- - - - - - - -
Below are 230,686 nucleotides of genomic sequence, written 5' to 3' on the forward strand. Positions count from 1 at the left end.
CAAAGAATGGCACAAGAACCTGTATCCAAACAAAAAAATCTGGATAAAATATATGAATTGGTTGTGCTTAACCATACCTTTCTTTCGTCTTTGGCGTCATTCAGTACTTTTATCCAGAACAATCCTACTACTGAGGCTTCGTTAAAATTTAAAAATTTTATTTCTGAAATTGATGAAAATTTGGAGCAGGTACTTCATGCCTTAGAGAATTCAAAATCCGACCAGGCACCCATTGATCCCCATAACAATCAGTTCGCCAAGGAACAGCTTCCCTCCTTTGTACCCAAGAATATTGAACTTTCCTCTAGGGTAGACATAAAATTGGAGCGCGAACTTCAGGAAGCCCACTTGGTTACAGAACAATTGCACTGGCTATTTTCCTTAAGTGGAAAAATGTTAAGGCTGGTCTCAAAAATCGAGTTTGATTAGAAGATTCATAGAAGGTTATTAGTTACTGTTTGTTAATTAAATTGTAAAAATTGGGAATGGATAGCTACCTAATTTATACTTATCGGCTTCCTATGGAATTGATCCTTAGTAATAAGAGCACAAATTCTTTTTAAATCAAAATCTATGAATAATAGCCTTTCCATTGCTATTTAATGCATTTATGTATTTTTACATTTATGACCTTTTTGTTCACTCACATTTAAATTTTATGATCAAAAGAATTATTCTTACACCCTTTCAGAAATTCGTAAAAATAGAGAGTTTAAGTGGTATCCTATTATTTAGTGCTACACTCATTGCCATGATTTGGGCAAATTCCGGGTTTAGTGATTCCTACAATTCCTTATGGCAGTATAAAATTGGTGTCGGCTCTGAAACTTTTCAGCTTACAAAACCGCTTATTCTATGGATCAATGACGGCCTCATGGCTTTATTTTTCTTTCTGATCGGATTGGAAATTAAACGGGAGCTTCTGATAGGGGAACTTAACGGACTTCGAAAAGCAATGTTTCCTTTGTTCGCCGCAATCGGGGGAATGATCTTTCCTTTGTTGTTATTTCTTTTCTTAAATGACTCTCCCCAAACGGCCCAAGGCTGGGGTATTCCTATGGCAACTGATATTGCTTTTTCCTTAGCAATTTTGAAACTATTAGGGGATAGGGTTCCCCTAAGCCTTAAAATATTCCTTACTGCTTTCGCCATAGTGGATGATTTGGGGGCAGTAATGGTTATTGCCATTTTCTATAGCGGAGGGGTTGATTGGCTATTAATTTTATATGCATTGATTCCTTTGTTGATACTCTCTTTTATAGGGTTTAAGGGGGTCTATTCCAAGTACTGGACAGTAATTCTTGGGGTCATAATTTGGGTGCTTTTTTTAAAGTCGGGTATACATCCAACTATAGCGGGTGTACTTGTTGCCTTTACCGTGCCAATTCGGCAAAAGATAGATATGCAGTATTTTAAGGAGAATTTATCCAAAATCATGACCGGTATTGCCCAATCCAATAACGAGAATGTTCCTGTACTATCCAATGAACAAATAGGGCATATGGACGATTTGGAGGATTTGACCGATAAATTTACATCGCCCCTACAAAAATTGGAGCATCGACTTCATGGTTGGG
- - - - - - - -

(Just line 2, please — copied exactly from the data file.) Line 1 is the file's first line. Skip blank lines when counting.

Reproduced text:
CAAAGAATGGCACAAGAACCTGTATCCAAACAAAAAAATCTGGATAAAATATATGAATTGGTTGTGCTTAACCATACCTTTCTTTCGTCTTTGGCGTCATTCAGTACTTTTATCCAGAACAATCCTACTACTGAGGCTTCGTTAAAATTTAAAAATTTTATTTCTGAAATTGATGAAAATTTGGAGCAGGTACTTCATGCCTTAGAGAATTCAAAATCCGACCAGGCACCCATTGATCCCCATAACAATCAGTTCGCCAAGGAACAGCTTCCCTCCTTTGTACCCAAGAATATTGAACTTTCCTCTAGGGTAGACATAAAATTGGAGCGCGAACTTCAGGAAGCCCACTTGGTTACAGAACAATTGCACTGGCTATTTTCCTTAAGTGGAAAAATGTTAAGGCTGGTCTCAAAAATCGAGTTTGATTAGAAGATTCATAGAAGGTTATTAGTTACTGTTTGTTAATTAAATTGTAAAAATTGGGAATGGATAGCTACCTAATTTATACTTATCGGCTTCCTATGGAATTGATCCTTAGTAATAAGAGCACAAATTCTTTTTAAATCAAAATCTATGAATAATAGCCTTTCCATTGCTATTTAATGCATTTATGTATTTTTACATTTATGACCTTTTTGTTCACTCACATTTAAATTTTATGATCAAAAGAATTATTCTTACACCCTTTCAGAAATTCGTAAAAATAGAGAGTTTAAGTGGTATCCTATTATTTAGTGCTACACTCATTGCCATGATTTGGGCAAATTCCGGGTTTAGTGATTCCTACAATTCCTTATGGCAGTATAAAATTGGTGTCGGCTCTGAAACTTTTCAGCTTACAAAACCGCTTATTCTATGGATCAATGACGGCCTCATGGCTTTATTTTTCTTTCTGATCGGATTGGAAATTAAACGGGAGCTTCTGATAGGGGAACTTAACGGACTTCGAAAAGCAATGTTTCCTTTGTTCGCCGCAATCGGGGGAATGATCTTTCCTTTGTTGTTATTTCTTTTCTTAAATGACTCTCCCCAAACGGCCCAAGGCTGGGGTATTCCTATGGCAACTGATATTGCTTTTTCCTTAGCAATTTTGAAACTATTAGGGGATAGGGTTCCCCTAAGCCTTAAAATATTCCTTACTGCTTTCGCCATAGTGGATGATTTGGGGGCAGTAATGGTTATTGCCATTTTCTATAGCGGAGGGGTTGATTGGCTATTAATTTTATATGCATTGATTCCTTTGTTGATACTCTCTTTTATAGGGTTTAAGGGGGTCTATTCCAAGTACTGGACAGTAATTCTTGGGGTCATAATTTGGGTGCTTTTTTTAAAGTCGGGTATACATCCAACTATAGCGGGTGTACTTGTTGCCTTTACCGTGCCAATTCGGCAAAAGATAGATATGCAGTATTTTAAGGAGAATTTATCCAAAATCATGACCGGTATTGCCCAATCCAATAACGAGAATGTTCCTGTACTATCCAATGAACAAATAGGGCATATGGACGATTTGGAGGATTTGACCGATAAATTTACATCGCCCCTACAAAAATTGGAGCATCGACTTCATGGTTGGG